Now, everyone has to find their own way, and their own ratio.  85/15 is what I’ve found — over much trial and error, tweaking and refining — works for me and for my goals; but will it suffice for you?  Only time in the gym, intense effort and keen observation will answer that question.  But hey, that’s all part of the joy of discovery, and the thrill of the ride.  Now go out and define your ratio.

In Health,


10 responses to “A Fantastic Pair of T-Nation Articles

  1. Hey Keith,

    Great posts. Some of the older posts make more sense now. I will need to figure out my ratio, but as a more “hard gainer” I would guess I need more strength than the 15%. I will work on this. Thanks again.


    • Yeah, just use my ratios as a starting point and go on from there. Also, as you continue on with the Paleo lifestyle, you may find that you become less and less of a “hardgainer”. So, so much depends upon hormone response and gene expression.

  2. Keith,

    Some great articles there. One question I have about training modality frequency: I know you do a lot of fixie intervals en route to/from workouts. Does this make up most of your interval training? For me, on the ship, I want to focus on power, mixing in the occasional strength and skill day (when I focus on strict muscle ups, pistols, hand stands, levers, etc). How often should I work my intervals in? Is 1 hard interval session per week enough?

    The primary type of intervals that I do are either 15:15 second protocols with KB snatches, http://bjjbryce.blogspot.com/2009/01/vo2-snatch-variant.html , or Steep incline runs for either a tabata (20:10) or 30:30 protocol. I definitely enjoy both types and find them to be brutal, cardiovascularly, as they both push me up near a heart rate of 190-200. Since my focus has shifted to power, what advice would you have on balancing that with a desire to make some small but consistent improvements in my anaerobic and aerobic capacities?


    • Bryce,
      With my current work schedule the way it is, I can only manage one interval session (fixie and/or sprint) per week. Ideally, and if time/scheduling were not the concern that it unfortunately is, I’d double that. An ideal workout week for me would be about 5 short but intense bouts spaced throughout the week, divvied up thusly: power, strength, sprint, power, sprint.

  3. I got a lot out of the “25 for a bigger engine” article. I realized that I may have been doing too few reps… my typical bench press routine is a warmup set of 5 reps, 1-2 reps at max, then 4-6 reps somewhere in between. I oiften do 15/8/4 and 5×5 for other muscle groups, though.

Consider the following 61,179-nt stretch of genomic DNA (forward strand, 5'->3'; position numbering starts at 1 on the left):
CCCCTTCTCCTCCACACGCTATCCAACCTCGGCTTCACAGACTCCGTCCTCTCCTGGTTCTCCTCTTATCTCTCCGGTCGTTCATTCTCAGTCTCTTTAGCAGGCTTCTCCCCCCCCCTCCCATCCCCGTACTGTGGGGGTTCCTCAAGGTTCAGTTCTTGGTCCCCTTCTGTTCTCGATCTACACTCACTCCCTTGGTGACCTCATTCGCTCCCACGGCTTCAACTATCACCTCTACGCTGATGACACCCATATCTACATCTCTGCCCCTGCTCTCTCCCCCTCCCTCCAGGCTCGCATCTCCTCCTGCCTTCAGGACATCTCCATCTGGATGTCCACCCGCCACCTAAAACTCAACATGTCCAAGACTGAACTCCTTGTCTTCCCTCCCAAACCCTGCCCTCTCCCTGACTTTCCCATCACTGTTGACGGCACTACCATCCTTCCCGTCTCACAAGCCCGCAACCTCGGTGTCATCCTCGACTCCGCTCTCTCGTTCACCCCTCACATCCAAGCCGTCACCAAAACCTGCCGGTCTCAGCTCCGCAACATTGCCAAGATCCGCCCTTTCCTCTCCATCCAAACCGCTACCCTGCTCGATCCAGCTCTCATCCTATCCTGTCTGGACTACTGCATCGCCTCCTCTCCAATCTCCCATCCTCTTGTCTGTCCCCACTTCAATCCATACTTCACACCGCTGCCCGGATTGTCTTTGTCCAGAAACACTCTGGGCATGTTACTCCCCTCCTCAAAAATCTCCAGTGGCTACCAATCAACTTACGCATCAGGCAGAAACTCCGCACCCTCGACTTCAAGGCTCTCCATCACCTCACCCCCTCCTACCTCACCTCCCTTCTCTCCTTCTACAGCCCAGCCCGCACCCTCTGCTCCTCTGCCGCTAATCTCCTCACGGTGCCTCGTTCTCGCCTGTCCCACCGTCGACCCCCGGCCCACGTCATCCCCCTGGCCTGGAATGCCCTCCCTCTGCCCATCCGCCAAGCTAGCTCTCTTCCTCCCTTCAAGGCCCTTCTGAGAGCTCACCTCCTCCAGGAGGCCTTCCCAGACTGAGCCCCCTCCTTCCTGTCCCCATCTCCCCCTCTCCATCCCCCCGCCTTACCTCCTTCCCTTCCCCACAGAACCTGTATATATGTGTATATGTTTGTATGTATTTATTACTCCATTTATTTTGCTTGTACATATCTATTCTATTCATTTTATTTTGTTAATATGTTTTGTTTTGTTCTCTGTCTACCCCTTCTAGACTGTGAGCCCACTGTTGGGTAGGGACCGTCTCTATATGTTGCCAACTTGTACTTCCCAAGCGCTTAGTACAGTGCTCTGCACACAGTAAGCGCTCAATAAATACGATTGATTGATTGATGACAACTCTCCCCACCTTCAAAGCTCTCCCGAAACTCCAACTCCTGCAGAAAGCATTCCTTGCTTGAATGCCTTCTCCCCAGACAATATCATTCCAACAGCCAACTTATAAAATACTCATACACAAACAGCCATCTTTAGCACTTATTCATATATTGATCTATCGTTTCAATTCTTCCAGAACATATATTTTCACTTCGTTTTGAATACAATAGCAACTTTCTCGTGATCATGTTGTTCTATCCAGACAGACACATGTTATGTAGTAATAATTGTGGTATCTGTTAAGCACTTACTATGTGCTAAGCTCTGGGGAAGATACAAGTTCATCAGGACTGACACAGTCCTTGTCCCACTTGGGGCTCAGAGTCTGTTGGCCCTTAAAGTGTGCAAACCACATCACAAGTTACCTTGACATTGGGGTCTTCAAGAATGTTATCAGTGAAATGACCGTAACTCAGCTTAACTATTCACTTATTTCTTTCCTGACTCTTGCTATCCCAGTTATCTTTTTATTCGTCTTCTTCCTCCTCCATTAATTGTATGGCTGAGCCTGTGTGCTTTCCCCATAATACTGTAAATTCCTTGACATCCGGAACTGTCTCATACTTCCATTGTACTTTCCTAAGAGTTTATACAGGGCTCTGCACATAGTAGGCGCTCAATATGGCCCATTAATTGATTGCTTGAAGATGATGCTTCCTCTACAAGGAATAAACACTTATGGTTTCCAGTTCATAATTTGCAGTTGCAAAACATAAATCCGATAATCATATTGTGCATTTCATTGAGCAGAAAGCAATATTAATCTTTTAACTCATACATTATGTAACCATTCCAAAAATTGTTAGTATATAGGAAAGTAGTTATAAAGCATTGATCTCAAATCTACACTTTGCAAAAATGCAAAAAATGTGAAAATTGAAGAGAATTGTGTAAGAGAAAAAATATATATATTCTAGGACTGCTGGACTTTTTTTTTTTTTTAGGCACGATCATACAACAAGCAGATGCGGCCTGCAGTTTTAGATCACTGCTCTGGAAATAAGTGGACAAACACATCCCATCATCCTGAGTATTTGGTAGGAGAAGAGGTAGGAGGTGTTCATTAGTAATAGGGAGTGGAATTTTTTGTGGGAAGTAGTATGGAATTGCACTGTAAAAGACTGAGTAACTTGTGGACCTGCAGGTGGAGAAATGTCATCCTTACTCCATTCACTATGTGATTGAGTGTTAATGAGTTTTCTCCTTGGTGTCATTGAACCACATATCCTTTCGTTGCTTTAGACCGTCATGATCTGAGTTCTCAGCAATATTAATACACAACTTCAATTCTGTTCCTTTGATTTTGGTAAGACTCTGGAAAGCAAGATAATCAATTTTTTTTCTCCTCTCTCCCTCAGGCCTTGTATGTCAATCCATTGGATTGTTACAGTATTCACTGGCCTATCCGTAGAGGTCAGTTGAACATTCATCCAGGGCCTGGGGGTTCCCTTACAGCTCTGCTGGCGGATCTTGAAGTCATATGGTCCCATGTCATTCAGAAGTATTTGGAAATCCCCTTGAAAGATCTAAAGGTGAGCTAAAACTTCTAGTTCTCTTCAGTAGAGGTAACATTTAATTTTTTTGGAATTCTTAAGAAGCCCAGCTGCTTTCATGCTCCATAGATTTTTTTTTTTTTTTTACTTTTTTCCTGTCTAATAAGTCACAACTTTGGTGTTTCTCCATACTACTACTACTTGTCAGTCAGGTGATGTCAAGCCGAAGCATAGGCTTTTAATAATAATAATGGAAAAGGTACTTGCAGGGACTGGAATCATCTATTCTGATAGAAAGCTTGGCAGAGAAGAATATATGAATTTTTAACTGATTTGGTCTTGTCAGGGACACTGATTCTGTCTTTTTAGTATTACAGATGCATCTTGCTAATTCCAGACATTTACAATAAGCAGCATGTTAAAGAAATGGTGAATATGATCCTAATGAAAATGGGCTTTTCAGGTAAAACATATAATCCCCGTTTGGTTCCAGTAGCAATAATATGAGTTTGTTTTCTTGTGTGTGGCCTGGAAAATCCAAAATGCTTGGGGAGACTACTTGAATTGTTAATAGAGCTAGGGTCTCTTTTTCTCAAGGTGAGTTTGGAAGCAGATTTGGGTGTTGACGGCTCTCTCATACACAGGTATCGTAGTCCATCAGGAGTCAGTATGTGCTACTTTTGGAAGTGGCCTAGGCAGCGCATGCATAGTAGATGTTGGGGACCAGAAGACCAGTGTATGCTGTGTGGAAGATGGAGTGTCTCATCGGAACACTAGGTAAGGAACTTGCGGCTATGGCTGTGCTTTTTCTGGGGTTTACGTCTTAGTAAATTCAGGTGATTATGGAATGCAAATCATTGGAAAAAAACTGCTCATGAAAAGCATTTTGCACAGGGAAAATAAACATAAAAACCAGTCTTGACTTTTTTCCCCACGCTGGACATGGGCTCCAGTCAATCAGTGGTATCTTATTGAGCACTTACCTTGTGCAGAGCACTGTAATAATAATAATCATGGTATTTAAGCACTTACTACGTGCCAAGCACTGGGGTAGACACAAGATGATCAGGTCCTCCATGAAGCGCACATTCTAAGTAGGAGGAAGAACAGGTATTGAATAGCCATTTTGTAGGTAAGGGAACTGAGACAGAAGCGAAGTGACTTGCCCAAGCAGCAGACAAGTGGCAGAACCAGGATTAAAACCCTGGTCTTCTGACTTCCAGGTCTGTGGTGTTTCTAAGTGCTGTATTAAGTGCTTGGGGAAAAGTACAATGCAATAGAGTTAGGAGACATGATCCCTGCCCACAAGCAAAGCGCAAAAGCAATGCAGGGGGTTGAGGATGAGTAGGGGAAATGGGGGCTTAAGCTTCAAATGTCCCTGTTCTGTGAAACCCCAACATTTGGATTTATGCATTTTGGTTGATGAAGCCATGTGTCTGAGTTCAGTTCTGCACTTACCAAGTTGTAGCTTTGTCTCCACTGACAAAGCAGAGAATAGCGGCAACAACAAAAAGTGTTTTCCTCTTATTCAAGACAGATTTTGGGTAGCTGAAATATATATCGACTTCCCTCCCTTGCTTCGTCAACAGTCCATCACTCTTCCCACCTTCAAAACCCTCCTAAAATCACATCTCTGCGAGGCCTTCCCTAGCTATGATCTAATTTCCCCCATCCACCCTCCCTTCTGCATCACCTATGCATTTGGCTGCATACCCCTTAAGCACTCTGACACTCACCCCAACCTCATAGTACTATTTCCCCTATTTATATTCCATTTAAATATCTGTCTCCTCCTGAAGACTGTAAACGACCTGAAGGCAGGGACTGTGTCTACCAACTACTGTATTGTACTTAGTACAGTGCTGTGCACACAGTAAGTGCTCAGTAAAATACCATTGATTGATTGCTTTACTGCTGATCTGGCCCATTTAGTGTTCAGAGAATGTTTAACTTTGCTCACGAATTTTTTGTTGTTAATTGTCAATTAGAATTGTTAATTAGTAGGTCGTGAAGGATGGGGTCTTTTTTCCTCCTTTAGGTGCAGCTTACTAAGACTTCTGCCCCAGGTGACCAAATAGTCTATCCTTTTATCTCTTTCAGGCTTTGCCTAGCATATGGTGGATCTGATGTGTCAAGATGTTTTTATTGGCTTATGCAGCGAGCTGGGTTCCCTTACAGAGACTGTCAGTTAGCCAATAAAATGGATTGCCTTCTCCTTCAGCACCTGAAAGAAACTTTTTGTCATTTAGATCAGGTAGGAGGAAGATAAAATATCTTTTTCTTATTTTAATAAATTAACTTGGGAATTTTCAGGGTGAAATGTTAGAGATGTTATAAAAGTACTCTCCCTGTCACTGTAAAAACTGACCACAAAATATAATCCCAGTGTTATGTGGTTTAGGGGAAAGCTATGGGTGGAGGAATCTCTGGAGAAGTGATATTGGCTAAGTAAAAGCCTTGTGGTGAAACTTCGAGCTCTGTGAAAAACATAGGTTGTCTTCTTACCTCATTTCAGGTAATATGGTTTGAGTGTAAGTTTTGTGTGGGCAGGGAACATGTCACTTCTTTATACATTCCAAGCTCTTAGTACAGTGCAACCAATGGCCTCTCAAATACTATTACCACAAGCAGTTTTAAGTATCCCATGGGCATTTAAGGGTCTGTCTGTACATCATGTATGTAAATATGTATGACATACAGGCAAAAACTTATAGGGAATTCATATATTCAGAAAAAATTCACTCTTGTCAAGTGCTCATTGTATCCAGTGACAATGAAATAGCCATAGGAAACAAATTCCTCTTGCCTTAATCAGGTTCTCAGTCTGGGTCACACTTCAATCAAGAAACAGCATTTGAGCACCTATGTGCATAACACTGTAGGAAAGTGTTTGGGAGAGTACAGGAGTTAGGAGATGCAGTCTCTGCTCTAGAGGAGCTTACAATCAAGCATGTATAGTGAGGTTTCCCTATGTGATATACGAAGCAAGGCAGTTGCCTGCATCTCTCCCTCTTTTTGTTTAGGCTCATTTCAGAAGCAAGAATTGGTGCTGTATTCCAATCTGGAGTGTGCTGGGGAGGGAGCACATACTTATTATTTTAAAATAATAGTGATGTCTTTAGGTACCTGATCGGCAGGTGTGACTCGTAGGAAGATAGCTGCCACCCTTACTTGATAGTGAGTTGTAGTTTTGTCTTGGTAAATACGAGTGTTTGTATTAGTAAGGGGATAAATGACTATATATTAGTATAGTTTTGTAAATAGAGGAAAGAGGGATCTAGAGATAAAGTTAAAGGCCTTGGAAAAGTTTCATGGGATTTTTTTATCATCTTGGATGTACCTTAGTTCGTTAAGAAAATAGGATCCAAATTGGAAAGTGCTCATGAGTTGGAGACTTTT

I did a 3×25 routine yesterday and it was great: fantastic muscle exertion, and all in about 20 minutes.

    Squats at ~1.25x bodyweight
    Pullups, 1.07* bodyweight
    Hang cleans, 0.65* bodyweight

    My last few sets of the squats and cleans were 2 reps each. For the pullups, I was in a “combat load” situation after rep #14 (that is, one rep at a time)

    Excellent workout style, I highly recommend mixing it in.

  4. Richard is right; Jeff is sandbagging. The guy looks like a poster boy for the Paleo/EF lifestyle. My twin Richard and I are the real hard gainers.

    But, back on topic. This all makes sense to mix in the blast + big engine. In December I started on the stronglifts 5×5 and had some good, sore workouts. Been making gains, but I miss the EF protocol and snap. So, I’ll wrap up the 5×5 at the end of the month and start mixing in both starting in February to promote more muscle confusion.

    Seems like this discussion couldn’t come at a better time for me.

    • Successful strength and conditioning can be distilled down to mostly an identification of, and a knowledgeable, pinpoint targeting of, a trainee’s (or your own, as the case may be) weaknesses. It’s a never-ending identification/rectification cycle.

  5. Hey Keith,

    Great post. I just found this and enjoyed Chad’s articles a great deal. Kind of one of those ‘Ah ha’ moments when you read it. I think I’d always been so focused on 3 or 5 sets of 5 that I never really considered total reps. I tried it this morning and did a write up about it and some similarities to EDT.


    As always, you’re the bearer of kick ass content. Keep it up.

    Tom Woodward